By JOE JAROSZ
April 23, 2014
KANSAS CITY, Missouri – There’s a chance you’ve visited the museum or arena that bears his family name.
But how much do you know about Library Director Crosby Kemper III? As students at Gladstone Elementary researched, they found out a lot about the man they nominated as Gladstone’s School Hero for 2013-14 school year.
In its 12th year, the Hero Program at Gladstone Elementary celebrates the life of local individuals who have made an impact on the Kansas City community. Past heroes students have celebrated included Oliver Gates and Diana Rojas. On Thursday, April 17, the school held a ceremony in its auditorium honoring Kemper with dances, stories and songs.
Kemper, who was modest following the two-hour ceremony, said he was skeptical at first to accept the honor of hero to the students. But, after careful consideration and past involvement in the program, he said he was glad he accepted the honor.
“I don’t deserve this. Very few people deserve this honor,” Kemper said at the reception following the ceremony. “The kids did a spectacular job with the ceremony and I’m glad I can be a model for them.”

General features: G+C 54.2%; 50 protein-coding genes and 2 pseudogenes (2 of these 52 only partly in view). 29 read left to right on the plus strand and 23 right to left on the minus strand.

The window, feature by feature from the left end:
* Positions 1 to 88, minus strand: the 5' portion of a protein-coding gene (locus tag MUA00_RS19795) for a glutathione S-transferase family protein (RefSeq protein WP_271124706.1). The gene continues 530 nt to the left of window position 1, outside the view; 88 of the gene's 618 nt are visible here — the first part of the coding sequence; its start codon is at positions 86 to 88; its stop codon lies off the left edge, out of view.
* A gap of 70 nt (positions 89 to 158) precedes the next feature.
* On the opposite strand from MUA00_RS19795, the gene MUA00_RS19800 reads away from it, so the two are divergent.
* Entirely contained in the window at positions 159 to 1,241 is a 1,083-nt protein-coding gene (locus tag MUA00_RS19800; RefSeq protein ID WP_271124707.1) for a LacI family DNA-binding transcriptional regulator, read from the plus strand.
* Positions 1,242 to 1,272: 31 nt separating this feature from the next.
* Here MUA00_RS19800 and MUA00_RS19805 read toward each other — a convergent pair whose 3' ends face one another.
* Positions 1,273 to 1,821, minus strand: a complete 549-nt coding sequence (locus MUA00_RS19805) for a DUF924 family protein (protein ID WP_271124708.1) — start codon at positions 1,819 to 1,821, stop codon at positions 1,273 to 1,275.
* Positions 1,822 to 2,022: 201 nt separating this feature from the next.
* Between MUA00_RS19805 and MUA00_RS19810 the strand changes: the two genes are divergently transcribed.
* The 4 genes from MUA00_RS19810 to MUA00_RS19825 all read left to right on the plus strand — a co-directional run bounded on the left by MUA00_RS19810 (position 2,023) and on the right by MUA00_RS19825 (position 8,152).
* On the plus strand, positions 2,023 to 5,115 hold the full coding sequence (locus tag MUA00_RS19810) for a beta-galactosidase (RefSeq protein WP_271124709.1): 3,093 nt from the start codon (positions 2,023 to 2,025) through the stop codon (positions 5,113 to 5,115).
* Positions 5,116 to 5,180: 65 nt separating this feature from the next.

Along with the Kemper Arena and the Kemper Museum of Contemporary Art, the name is also associated with banking in Kansas City. Born and raised in Kansas City, Kemper has also served as chairman and CEO of Kansas City-based UMB Financial Corp.
Gladstone vice principal Missie Condit, herself a past hero recipient, said the year-long program is to instill upon the children that ordinary people can do extraordinary things. Kemper was selected this year, she said, because the Kansas City Public School district focus this past year was literacy.
“It made sense to honor him because of his passion for reading,” Condit said.
Since joining the Kansas City Libraries as director nearly 10 years ago, Kemper has been an advocate of reading. Between visiting Gladstone and having students visit his office at the downtown library location, he would often get asked what he is reading. His favorite part of being honored was visiting Gladstone and speaking with the children.
“Whenever they would visit, they had so many questions,” Kemper said. He added, that on one occasion, he joined them on a field trip to the Kemper Museum of Contemporary Art. He had the children pick the paintings they liked best and come up with question for him and museum staff about the paintings.
“Getting to know these kids was amazing,” Kemper said. “One of the things I took away from this was how great these children are. There’s a lot of good being done at this school.”
Condit said through school programs and by interacting with Kemper for the past few months, children have been reading more.
“We always tell them [the students] that you can go anywhere with a book,” Condit said.